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History of Street Photography - Bernice Abbot - American photographer

Berenice Abbott, née Bernice Alice Abbott, was an American photographer best known for her portraits of between-the-wars 20th century cultural figures, New York City photographs of architecture and urban design of the 1930s, and science interpretation in the 1940s to 1960s.

“Photography can never grow up if it imitates some other medium,” she said. “It has to walk alone; it has to be itself.”

Berenice Abbott (1898-1991) was born in Springfield, Ohio and attended Ohio State University. In 1918 she moved to New York and then Paris in 1923 where she was introduced to Man Ray, who hired her to be his photography assistant. Despite having no experience in photography, Abbott soon started to produce her own work, eventually opening a studio of her own. In 1926, Abbott had her first solo show, featuring dynamic portraits of the artistic and literary avant-garde.

Abbott had first encountered the work of Eugène Atget through Man Ray in 1925. Though Atget had been documenting Paris for three decades, he was long forgotten by the public by the time they became friends. The only known portraits of Atget were made by Abbott shortly before his death in 1927. She purchased more than 5000 negatives, glass slides, and prints of his work, returning to New York with the extensive archive she had amassed. She was fiercely dedicated to preserving Atget’s legacy over the next forty years. Abbott’s collection was ultimately acquired by the Museum of Modern Art in 1968.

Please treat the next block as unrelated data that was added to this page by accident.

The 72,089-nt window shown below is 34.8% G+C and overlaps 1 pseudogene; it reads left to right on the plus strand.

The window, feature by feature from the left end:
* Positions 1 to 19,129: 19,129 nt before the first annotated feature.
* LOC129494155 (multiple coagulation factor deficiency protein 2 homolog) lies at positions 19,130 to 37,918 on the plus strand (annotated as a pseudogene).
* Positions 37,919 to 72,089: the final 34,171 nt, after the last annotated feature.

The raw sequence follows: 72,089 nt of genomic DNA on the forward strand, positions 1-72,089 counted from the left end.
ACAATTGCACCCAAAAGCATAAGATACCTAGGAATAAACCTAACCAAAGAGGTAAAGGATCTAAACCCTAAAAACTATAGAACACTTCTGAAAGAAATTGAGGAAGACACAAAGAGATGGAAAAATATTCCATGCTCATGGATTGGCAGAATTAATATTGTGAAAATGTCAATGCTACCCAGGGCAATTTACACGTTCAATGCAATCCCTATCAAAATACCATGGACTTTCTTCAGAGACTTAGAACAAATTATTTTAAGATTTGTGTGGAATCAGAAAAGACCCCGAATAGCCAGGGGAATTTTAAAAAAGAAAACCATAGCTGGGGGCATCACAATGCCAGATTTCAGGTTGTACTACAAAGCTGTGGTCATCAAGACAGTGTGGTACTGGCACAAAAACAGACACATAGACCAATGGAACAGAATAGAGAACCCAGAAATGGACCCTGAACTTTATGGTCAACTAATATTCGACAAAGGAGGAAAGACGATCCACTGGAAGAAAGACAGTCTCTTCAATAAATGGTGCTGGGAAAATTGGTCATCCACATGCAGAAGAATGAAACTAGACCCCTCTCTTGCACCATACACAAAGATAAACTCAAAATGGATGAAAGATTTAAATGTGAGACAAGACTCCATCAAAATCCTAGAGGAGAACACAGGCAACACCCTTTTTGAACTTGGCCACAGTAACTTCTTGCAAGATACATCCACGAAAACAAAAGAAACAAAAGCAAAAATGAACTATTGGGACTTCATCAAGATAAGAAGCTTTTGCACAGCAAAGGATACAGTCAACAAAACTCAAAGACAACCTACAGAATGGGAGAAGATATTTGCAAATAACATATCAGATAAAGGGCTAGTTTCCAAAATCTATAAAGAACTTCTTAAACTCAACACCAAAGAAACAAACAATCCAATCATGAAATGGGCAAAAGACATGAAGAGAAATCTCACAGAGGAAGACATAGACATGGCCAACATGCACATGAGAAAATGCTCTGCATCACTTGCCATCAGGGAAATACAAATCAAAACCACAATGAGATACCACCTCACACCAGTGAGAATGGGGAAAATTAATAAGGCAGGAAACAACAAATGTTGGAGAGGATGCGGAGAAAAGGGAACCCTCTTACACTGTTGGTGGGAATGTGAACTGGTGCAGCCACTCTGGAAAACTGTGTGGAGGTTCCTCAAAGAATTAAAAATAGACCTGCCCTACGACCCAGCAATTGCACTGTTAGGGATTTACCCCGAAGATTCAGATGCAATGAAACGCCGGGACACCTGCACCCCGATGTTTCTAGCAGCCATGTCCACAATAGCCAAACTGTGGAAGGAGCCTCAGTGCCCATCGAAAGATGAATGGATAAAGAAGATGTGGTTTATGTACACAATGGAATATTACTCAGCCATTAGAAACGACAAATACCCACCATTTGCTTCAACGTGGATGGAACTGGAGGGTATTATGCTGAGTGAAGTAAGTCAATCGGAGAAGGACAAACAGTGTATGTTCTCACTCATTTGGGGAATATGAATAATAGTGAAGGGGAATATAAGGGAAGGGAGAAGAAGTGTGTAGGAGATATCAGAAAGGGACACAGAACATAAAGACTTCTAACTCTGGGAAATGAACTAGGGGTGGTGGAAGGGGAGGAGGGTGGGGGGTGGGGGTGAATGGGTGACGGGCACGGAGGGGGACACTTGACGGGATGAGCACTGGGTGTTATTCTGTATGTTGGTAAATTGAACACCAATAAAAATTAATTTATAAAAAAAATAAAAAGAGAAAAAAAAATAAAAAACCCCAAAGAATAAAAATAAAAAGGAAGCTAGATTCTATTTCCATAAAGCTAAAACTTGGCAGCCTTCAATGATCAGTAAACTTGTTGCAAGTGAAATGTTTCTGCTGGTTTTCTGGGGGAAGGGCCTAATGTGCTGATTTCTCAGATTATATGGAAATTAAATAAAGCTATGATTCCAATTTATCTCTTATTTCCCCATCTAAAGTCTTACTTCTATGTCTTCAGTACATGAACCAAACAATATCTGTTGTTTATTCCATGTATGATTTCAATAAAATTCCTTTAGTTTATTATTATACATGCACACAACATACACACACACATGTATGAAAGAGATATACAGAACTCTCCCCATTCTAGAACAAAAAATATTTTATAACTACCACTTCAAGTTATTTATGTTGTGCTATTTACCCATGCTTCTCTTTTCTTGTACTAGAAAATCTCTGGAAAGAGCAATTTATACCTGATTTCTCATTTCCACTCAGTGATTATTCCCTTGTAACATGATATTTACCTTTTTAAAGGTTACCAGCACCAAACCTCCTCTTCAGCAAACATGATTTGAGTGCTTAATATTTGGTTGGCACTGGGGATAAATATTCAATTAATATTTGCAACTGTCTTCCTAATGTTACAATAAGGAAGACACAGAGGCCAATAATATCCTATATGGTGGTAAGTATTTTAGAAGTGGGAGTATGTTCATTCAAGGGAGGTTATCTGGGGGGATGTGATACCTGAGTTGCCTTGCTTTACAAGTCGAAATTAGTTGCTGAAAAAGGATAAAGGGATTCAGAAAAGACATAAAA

Upon returning to the U.S. Abbott took on commercial assignments and taught photography at the New School for Social Research. She dedicated herself to documenting New York with the methodical vigor and passion Atget had previously given to Paris, shooting its streets, buildings, parks—and of course, its people. With the support of the WPA Federal Art Project from 1935 to 1939, she created the seminal the body of work, Changing New York, an extensive socio-historical record of New York’s vanishing past as well as the construction of its modern future. The results of the project were distributed to high schools, libraries, and various public institutions throughout the metropolitan area; to this day, Changing New York serves as an invaluable record of New York’s history.

Abbott then shifted her focus towards science. In the 1940s, she served as photo editor for Science Illustrated, and went on to photograph scientific principles and processes for the Physical Sciences Study Committee at the Massachusetts Institute for Technology in 1958, developing innovative techniques and mechanisms which enabled her to capture scientific phenomena. Easily her most creative and innovative work, her aesthetically elegant photographs of swinging pendulums, bouncing balls, and wave patterns lend understandable reality to the many complex concepts of physical science. In 1970, Abbott’s first major retrospective opened at the Museum of Modern Art. Her work has since been exhibited and acquired by many institutions throughout the world. Abbott lived in Maine from 1966 until her death. ( and (

Berenice Abbott Pike and Henry Streets, Manhattan March 6, 1936

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